Thursday, 18 June 2009 11:50


Alumina is a table made of environmentally friendly, forested hardwoods and 19mm toughened glass, which creates a meditative ambience. The image is sandblasted onto the reverse of the glass and highlighted by the coloured LED lights in the base, which can be phased through a spectrum of colours or set to suit the environment. The image can be sandblasted with any design including a company logo. It is especially suited for bars, clubs or reception areas and can be made to bespoke requirements.



Thursday, 27 November 2008 14:35


Bloxx, pictured, is a small stool made from 400- to 600-year-old matured oak with a stainless steel base. It measures 40cm x 40 cm x 46cm. Run by designer René Mueller and forest expert Nina Griesshammer, woodloops – just nature! has been FSC-certified since 2003, and its aim is to try and protect the environment while producing furniture.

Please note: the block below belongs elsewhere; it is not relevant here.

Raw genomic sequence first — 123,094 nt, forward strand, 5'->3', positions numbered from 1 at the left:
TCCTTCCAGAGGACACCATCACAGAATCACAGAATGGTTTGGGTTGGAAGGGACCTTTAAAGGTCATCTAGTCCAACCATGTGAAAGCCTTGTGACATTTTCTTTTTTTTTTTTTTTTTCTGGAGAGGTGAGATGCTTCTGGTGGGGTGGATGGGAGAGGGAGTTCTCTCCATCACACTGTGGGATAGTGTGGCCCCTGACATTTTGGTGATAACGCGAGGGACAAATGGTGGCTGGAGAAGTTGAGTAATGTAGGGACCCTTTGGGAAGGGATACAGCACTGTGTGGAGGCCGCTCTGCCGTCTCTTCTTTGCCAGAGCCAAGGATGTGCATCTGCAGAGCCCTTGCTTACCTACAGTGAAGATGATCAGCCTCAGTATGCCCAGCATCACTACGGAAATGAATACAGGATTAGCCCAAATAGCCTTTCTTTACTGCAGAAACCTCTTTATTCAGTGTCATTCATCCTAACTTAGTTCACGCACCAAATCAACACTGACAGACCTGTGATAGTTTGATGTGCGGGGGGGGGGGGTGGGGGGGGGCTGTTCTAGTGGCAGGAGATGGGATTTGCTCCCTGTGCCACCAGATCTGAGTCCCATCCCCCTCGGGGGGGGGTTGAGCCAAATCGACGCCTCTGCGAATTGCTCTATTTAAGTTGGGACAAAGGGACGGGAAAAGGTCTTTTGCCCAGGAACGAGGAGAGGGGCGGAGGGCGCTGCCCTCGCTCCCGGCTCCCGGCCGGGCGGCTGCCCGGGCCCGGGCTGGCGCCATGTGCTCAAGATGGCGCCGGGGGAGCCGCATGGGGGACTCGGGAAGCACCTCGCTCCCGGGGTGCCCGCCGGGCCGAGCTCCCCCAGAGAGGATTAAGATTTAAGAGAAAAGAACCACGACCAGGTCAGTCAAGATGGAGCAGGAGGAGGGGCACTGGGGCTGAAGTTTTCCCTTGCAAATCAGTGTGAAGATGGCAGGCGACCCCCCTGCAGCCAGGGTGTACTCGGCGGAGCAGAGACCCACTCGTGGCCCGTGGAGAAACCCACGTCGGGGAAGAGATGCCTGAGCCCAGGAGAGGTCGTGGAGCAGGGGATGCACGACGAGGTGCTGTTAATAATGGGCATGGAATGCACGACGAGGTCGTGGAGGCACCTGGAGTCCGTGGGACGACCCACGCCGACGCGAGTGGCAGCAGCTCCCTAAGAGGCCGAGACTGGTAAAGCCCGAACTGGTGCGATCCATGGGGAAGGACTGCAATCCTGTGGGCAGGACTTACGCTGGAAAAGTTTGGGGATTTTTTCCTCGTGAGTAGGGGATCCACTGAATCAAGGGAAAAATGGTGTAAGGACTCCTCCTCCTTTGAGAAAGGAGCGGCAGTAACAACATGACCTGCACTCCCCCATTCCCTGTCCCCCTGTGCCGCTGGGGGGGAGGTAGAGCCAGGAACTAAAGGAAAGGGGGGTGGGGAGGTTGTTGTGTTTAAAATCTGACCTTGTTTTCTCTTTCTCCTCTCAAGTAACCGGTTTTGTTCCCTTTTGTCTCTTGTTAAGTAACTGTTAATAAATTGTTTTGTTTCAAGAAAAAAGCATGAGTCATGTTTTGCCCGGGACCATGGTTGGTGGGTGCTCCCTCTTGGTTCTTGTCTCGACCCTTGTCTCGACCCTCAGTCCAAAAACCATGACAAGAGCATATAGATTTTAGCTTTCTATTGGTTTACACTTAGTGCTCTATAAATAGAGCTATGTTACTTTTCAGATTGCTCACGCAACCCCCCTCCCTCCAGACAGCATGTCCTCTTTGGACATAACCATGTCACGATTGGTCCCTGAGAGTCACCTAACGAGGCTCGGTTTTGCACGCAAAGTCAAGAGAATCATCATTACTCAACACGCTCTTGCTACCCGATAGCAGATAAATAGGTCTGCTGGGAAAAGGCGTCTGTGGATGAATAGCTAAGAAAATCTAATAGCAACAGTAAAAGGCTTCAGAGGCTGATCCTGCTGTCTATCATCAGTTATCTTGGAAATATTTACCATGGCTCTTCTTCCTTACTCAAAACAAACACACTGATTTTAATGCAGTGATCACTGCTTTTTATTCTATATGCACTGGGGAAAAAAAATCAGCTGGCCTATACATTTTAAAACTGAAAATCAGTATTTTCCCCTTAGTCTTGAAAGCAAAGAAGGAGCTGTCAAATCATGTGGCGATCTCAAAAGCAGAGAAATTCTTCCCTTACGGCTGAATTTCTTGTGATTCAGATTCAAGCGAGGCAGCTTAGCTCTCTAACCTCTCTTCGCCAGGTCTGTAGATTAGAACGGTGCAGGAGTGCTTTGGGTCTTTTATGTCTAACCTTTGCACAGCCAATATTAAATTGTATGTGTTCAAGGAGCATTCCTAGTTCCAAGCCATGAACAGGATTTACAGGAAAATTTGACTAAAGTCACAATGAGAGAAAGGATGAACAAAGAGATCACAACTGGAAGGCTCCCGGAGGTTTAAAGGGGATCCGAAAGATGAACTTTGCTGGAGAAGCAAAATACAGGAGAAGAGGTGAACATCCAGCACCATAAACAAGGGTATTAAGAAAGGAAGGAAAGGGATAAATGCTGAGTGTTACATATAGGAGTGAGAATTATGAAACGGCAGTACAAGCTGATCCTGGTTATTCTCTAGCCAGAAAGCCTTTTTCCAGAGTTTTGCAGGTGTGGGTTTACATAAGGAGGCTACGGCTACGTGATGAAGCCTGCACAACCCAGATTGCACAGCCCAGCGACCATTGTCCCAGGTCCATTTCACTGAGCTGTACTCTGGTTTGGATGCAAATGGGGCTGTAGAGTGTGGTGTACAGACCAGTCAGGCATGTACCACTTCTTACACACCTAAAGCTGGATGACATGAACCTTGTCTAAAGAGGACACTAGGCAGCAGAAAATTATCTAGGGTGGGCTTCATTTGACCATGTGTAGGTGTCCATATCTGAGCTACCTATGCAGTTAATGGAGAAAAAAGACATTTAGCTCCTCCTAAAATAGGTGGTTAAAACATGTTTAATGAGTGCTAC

Published in Seating
Wednesday, 15 October 2008 11:35

Art at work

The Sotheby’s auction of Damien Hirst’s back catalogue achieved record prices in September, reinforcing the view that contemporary art has proved an excellent investment, despite the difficult economic climate. Art in the workplace can also offer significant benefits, most of which, while more difficult to quantify, can contribute to higher profits for all the stakeholders.
Published in Projects
Monday, 22 September 2008 14:04

M table_IXII

Designers Hideyuki Kishimoto and Jiinyi Hwang created the M Table for Japan-based design practice IXII. The table is an innovative single-surface piece of furniture inspired by the Möbius strip – a surface with only one side and one boundary component. By using the Möbius strip as a concept, laminated wood can be curved into a new structure with the inside and outside looking identical. The M Table, which is made from wood and urethane paint, is 120cm long, 60cm wide and 38cm high. It is available in customised colours and textures, making it suitable for any environment.